CONTRIBUTED BY LUCY B.
When we first moved to Germany I had already been spoiled by a friend who had two older boys and had handed down all of their gorgeous clothes to my son. I was shocked at the prices for children’s clothing when we got here, and with a rough-and-tumble son that stains or rips his clothes as soon as I get him dressed in the morning, I didn’t know how I was going to afford it.
Germans don’t typically do garage sales like Americans, so where does all their used stuff end up? At my house! (Just kidding.) It ends up at a flohmarkt.
Flohmarkt is the German word for flea market, and they hold them for babies and children (Kinderflohmarkt), bicycles and scooters (Fahrradflohmarkt, sometimes Fahrradbörse), books (Bücherflohmarkt), toys (Spielsachenflohmarkt) and practically any other category you can imagine. They’re seasonal and the seasons generally correspond with what’s being sold (summer clothes in the spring and winter clothes in the fall). The spring season usually happens in March, with a few early and late ones in February and April. The fall season begins in September, but you’ll also find a few in October. They are advertised in a variety of ways. If you’re in Stuttgart, they’re all posted online and in print in Luftballoon magazine. Advertisements also pop up on bulletin boards in supermarkets, schools, and in pharmacy windows.
Generally, Flohmärkte are arranged by non-profits like churches, clubs, schools and charities. There are different types and forms of organizing them. The two main types are Sortiert and Unsortiert. A sorted Flohmarkt features donated or consigned items that have already been sorted for you. This means that you walk into the space and all of the girls’ pants in size 80 are together, so they’re easy to find. All of the toys will be in one section, all the shoes grouped together, and so on. This is my favorite style because prices are generally already on each item and it’s easy to find what I want quickly. I can quickly go through the pile of my kids’ sizes and choose what I want and head off to the cashier. Prices can vary, but they are generally very reasonable, such as 2-4 Euros for kids’ pants, 5-10 Euros for coats, 2-4 Euros for shoes, and so on.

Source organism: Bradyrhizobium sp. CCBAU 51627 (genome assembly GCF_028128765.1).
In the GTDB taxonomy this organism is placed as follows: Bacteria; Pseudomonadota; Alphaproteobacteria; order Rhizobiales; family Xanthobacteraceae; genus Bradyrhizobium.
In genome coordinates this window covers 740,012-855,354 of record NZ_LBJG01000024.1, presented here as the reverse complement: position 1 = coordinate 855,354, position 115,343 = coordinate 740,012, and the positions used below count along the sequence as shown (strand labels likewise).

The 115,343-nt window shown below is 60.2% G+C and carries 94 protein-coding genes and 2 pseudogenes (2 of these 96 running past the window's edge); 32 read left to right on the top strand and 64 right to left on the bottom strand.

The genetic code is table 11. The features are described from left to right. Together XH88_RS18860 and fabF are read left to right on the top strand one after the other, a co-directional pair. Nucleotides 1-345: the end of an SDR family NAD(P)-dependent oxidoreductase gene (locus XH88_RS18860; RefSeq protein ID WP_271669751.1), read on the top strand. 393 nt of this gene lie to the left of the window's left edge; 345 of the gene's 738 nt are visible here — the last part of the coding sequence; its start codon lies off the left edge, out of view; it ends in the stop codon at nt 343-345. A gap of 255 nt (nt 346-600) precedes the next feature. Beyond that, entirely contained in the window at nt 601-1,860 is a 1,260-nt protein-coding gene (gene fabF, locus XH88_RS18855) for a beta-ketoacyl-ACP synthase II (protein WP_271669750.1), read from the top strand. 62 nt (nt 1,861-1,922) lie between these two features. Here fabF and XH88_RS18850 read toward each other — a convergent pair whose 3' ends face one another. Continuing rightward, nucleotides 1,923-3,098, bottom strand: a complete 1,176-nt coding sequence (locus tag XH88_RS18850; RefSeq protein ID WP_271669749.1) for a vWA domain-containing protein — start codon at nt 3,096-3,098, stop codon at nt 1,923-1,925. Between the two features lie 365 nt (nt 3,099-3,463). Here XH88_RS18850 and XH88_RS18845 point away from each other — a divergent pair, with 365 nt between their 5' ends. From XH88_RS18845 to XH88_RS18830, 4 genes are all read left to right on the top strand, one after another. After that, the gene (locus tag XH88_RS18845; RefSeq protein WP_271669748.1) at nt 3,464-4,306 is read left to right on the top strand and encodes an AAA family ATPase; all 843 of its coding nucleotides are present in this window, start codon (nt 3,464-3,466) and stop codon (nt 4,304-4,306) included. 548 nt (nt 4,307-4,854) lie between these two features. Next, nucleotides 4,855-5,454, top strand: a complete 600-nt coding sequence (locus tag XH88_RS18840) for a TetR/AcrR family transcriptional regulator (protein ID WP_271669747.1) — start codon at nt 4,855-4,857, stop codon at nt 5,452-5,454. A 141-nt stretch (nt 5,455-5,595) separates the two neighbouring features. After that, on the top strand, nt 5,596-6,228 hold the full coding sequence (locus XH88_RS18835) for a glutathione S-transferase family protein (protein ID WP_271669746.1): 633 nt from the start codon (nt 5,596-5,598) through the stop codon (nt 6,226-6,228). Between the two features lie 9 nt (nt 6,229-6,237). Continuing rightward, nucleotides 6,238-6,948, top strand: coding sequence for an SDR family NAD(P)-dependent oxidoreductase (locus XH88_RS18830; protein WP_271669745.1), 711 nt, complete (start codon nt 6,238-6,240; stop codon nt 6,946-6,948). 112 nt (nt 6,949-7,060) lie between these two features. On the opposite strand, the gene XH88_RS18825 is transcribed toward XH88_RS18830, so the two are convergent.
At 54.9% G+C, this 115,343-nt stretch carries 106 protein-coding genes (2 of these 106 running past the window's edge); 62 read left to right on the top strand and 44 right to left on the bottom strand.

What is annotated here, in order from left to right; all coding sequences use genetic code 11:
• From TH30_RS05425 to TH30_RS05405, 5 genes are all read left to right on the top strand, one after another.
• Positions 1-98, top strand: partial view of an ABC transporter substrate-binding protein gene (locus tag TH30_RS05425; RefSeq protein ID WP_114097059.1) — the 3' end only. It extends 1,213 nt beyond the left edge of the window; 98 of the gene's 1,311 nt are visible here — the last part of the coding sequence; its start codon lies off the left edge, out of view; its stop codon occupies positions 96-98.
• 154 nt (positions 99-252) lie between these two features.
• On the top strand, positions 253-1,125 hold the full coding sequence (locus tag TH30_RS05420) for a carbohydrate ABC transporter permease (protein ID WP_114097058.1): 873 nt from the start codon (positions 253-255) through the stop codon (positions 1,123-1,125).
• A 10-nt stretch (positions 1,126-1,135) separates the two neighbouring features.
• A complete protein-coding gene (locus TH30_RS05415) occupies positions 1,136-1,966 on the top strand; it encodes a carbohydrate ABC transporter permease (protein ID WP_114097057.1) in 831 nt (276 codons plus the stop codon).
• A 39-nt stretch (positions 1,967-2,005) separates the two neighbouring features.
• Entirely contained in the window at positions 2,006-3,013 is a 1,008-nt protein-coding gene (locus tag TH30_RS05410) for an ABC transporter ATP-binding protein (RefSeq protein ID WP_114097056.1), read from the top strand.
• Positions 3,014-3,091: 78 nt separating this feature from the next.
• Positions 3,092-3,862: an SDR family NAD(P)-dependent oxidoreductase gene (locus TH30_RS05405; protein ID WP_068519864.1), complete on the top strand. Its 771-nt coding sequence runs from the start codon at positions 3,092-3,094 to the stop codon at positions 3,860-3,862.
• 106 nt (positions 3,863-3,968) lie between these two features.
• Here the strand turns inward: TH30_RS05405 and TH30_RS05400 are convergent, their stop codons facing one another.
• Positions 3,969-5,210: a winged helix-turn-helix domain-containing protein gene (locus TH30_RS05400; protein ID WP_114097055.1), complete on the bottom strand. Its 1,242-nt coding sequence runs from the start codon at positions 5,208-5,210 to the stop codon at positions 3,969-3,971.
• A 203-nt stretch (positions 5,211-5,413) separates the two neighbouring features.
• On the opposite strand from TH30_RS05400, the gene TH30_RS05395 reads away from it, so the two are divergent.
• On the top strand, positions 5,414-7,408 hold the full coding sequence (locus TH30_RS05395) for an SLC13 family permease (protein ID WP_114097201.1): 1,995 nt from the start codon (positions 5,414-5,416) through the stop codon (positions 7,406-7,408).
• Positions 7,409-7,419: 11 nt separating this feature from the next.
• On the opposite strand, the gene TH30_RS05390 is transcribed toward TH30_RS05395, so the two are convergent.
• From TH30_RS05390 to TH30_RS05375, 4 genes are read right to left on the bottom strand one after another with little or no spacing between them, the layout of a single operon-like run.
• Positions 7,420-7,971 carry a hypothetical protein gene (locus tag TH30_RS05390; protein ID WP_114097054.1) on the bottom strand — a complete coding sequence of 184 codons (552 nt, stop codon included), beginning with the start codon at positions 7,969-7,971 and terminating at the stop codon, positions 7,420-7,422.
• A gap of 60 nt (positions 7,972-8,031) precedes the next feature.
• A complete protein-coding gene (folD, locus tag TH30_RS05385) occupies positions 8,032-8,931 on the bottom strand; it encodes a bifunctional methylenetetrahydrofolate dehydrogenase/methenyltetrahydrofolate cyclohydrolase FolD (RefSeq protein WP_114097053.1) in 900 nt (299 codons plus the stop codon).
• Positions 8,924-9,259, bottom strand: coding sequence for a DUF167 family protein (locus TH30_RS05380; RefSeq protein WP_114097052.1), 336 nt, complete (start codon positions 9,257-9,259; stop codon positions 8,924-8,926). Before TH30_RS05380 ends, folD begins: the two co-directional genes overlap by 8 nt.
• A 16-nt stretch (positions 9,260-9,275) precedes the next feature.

If you like bargaining and experiencing a little more interaction with the sellers, then you’ll want one that is unsorted. These markets are basically like a huge neighborhood garage sale. Sellers pay per meter of table space for the privilege of selling their own items at their own prices. The problem I run into is that tables are not clearly marked, so one woman is selling toddler pants, and the next one has a pile of books and games, and the next has only boots. If it’s crowded, it’s hard to work your way from table to table and see what each person has. Additionally, the prices aren’t generally on the wares, so you ask over and over again. If you like to bargain and make a sweet deal, though, this might be the choice for you. A church near us holds one market where children sell their own old toys. My son loved looking at their offerings and asking how much things cost, and walking away with some very nice choices at the end. I usually end up sorted and a few unsorted markets and finding at least a few things I like at each.
Much like going to the farmers’ market, there is value in the cultural experience of asking prices, interacting with people and enjoying the act of browsing. There is almost always an accompanying bake sale with cake and coffee to benefit the sponsors’ cause, and at some of the larger markets, there are sausages or crepes, too.
- If you can, go alone (without kids). Trying to part the crowd with a crying baby in a stroller or constantly losing track of a toddler among the boxes and bags and tables makes this a much more stressful experience than it needs to be. These sales are generally pretty crowded, so you need full use of your elbows. I’m not saying it’s dangerous, but a very small child could get stepped on or lost in the shuffle. I do take the family along when I shop at a market that is held at a large school or Waldheim (church campground) because there are playgrounds and other fun features. My husband watches the kids (very happy to be excluded from the torture of shopping), and I shop and then we all play and run around a little.
- Bring your own bag(s). When you least expect it, you will stumble on a goldmine and need a way to carry it home.
- Bring lots of cash and small change. Just like a garage sale, everyone is always short on change.
- Get there early. If you arrive 10 minutes early and there’s a line with 50 people in it, you’re in the right place. Don’t let the crowd put you off, it means that this is going to be a great sale. Many Kinderflohmärkte allow pregnant ladies in up to an hour early with their Mutterpass.
- Know your children’s sizes before you go. German sizes go by approximate height in centimeters, so a 2T in US sizing is a German 92. Click the red link for more size conversions.
Note: Click on photos for credits.